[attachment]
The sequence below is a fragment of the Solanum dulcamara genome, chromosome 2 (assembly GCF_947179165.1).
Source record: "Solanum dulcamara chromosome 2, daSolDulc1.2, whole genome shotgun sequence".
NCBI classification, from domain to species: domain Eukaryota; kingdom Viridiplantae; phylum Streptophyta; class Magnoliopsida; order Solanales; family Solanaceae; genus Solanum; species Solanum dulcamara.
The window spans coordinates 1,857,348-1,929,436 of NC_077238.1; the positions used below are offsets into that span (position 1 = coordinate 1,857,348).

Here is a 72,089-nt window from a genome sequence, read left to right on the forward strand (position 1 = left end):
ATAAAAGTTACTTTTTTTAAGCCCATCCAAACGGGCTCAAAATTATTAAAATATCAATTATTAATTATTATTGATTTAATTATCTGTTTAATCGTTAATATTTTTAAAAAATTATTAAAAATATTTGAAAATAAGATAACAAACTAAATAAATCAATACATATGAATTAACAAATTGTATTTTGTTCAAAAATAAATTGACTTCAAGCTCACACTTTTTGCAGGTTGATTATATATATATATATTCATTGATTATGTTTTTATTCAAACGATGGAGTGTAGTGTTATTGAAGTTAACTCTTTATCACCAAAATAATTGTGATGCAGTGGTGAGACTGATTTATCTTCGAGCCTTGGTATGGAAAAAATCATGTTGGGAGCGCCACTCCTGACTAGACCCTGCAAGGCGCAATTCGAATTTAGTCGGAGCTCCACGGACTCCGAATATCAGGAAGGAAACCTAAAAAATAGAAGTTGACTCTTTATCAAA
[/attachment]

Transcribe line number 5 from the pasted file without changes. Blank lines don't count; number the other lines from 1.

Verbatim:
Here is a 72,089-nt window from a genome sequence, read left to right on the forward strand (position 1 = left end):